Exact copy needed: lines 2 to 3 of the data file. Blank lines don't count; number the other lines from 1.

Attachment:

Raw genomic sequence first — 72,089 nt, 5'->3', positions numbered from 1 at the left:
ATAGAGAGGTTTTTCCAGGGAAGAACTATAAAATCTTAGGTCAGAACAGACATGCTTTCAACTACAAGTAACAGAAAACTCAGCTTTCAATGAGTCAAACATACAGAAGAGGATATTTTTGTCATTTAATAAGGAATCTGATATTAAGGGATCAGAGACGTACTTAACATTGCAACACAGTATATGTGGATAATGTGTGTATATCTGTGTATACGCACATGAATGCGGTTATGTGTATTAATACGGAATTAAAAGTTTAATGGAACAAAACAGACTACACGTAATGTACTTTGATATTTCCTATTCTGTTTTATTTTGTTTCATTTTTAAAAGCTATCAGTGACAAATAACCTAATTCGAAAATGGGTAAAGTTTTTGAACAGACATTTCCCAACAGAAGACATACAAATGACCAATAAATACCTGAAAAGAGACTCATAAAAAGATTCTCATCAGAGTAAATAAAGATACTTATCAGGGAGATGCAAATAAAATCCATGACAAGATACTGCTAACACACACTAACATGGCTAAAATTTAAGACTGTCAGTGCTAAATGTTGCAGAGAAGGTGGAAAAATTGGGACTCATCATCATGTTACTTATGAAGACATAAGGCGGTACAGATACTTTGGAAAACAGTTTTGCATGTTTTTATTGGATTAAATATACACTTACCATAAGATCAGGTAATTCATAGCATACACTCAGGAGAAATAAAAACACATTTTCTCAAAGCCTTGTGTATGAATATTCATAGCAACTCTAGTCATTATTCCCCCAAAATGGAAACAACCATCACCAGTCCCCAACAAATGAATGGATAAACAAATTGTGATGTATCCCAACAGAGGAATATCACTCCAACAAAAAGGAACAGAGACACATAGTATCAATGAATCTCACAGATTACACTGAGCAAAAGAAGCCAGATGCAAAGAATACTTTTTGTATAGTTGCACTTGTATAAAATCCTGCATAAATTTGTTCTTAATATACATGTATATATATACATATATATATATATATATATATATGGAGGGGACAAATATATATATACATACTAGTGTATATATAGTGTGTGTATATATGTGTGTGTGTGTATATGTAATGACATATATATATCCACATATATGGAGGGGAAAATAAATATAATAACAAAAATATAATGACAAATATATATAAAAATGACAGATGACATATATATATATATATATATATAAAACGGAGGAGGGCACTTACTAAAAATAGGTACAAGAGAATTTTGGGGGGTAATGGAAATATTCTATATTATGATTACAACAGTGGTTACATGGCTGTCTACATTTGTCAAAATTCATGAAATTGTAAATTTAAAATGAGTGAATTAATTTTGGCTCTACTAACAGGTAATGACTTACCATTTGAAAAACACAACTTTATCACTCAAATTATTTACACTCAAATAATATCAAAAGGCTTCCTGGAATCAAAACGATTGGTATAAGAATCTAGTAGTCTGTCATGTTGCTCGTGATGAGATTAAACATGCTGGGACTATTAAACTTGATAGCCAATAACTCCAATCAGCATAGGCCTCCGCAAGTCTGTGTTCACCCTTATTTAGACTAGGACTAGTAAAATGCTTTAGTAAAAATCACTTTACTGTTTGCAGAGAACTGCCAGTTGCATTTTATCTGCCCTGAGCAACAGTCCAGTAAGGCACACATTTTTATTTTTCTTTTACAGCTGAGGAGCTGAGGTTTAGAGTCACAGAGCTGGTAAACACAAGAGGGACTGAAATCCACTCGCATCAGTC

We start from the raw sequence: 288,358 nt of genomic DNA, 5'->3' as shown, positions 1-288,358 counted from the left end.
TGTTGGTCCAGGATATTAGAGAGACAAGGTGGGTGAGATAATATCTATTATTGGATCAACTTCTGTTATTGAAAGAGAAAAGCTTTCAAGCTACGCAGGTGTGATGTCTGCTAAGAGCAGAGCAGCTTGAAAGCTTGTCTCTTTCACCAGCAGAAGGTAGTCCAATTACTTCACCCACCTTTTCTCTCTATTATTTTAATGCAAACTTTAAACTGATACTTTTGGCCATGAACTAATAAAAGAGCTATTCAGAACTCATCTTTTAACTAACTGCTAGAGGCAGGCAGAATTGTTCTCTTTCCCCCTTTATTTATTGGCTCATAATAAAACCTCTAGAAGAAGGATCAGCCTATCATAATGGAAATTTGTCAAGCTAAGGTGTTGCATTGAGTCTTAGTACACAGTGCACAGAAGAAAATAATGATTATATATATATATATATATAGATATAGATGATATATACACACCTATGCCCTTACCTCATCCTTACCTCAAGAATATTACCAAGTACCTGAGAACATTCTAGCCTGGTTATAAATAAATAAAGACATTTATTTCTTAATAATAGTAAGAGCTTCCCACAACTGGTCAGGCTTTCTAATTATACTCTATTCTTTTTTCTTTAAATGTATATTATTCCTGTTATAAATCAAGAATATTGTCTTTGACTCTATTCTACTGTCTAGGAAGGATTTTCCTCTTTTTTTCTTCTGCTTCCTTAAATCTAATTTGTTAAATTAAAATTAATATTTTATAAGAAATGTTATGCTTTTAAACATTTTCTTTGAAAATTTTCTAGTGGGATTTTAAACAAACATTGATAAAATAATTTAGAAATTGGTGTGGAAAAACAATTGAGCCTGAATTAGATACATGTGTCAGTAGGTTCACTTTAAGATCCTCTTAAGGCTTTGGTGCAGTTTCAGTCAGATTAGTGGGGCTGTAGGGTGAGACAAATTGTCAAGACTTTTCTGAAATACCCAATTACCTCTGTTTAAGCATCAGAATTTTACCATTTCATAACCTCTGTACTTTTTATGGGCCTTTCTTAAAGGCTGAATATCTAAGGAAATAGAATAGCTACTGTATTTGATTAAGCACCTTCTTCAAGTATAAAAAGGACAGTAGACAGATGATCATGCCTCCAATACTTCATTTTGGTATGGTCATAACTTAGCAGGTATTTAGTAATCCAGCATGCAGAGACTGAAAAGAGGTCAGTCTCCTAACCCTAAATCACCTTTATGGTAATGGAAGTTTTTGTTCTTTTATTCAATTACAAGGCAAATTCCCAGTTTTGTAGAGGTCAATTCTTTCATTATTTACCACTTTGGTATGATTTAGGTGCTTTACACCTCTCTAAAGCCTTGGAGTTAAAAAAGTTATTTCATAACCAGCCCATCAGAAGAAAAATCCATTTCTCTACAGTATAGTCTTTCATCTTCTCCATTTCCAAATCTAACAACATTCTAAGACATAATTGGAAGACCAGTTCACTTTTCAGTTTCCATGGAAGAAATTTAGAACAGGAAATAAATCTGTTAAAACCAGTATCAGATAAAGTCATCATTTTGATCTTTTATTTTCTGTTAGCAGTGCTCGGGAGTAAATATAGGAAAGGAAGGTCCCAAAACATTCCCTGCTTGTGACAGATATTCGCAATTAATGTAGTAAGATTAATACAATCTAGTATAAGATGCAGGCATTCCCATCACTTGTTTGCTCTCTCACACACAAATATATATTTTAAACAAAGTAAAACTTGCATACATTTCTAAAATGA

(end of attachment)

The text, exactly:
ATAGAGAGGTTTTTCCAGGGAAGAACTATAAAATCTTAGGTCAGAACAGACATGCTTTCAACTACAAGTAACAGAAAACTCAGCTTTCAATGAGTCAAACATACAGAAGAGGATATTTTTGTCATTTAATAAGGAATCTGATATTAAGGGATCAGAGACGTACTTAACATTGCAACACAGTATATGTGGATAATGTGTGTATATCTGTGTATACGCACATGAATGCGGTTATGTGTATTAATACGGAATTAAAAGTTTAATGGAACAAAACAGACTACACGTAATGTACTTTGATATTTCCTATTCTGTTTTATTTTGTTTCATTTTTAAAAGCTATCAGTGACAAATAACCTAATTCGAAAATGGGTAAAGTTTTTGAACAGACATTTCCCAACAGAAGACATACAAATGACCAATAAATACCTGAAAAGAGACTCATAAAAAGATTCTCATCAGAGTAAATAAAGATACTTATCAGGGAGATGCAAATAAAATCCATGACAAGATACTGCTAACACACACTAACATGGCTAAAATTTAAGACTGTCAGTGCTAAATGTTGCAGAGAAGGTGGAAAAATTGGGACTCATCATCATGTTACTTATGAAGACATAAGGCGGTACAGATACTTTGGAAAACAGTTTTGCATGTTTTTATTGGATTAAATATACACTTACCATAAGATCAGGTAATTCATAGCATACACTCAGGAGAAATAAAAACACATTTTCTCAAAGCCTTGTGTATGAATATTCATAGCAACTCTAGTCATTATTCCCCCAAAATGGAAACAACCATCACCAGTCCCCAACAAATGAATGGATAAACAAATTGTGATGTATCCCAACAGAGGAATATCACTCCAACAAAAAGGAACAGAGACACATAGTATCAATGAATCTCACAGATTACACTGAGCAAAAGAAGCCAGATGCAAAGAATACTTTTTGTATAGTTGCACTTGTATAAAATCCTGCATAAATTTGTTCTTAATATACATGTATATATATACATATATATATATATATATATATATGGAGGGGACAAATATATATATACATACTAGTGTATATATAGTGTGTGTATATATGTGTGTGTGTGTATATGTAATGACATATATATATCCACATATATGGAGGGGAAAATAAATATAATAACAAAAATATAATGACAAATATATATAAAAATGACAGATGACATATATATATATATATATATATAAAACGGAGGAGGGCACTTACTAAAAATAGGTACAAGAGAATTTTGGGGGGTAATGGAAATATTCTATATTATGATTACAACAGTGGTTACATGGCTGTCTACATTTGTCAAAATTCATGAAATTGTAAATTTAAAATGAGTGAATTAATTTTGGCTCTACTAACAGGTAATGACTTACCATTTGAAAAACACAACTTTATCACTCAAATTATTTACACTCAAATAATATCAAAAGGCTTCCTGGAATCAAAACGATTGGTATAAGAATCTAGTAGTCTGTCATGTTGCTCGTGATGAGATTAAACATGCTGGGACTATTAAACTTGATAGCCAATAACTCCAATCAGCATAGGCCTCCGCAAGTCTGTGTTCACCCTTATTTAGACTAGGACTAGTAAAATGCTTTAGTAAAAATCACTTTACTGTTTGCAGAGAACTGCCAGTTGCATTTTATCTGCCCTGAGCAACAGTCCAGTAAGGCACACATTTTTATTTTTCTTTTACAGCTGAGGAGCTGAGGTTTAGAGTCACAGAGCTGGTAAACACAAGAGGGACTGAAATCCACTCGCATCAGTC

We start from the raw sequence: 288,358 nt of genomic DNA, 5'->3' as shown, positions 1-288,358 counted from the left end.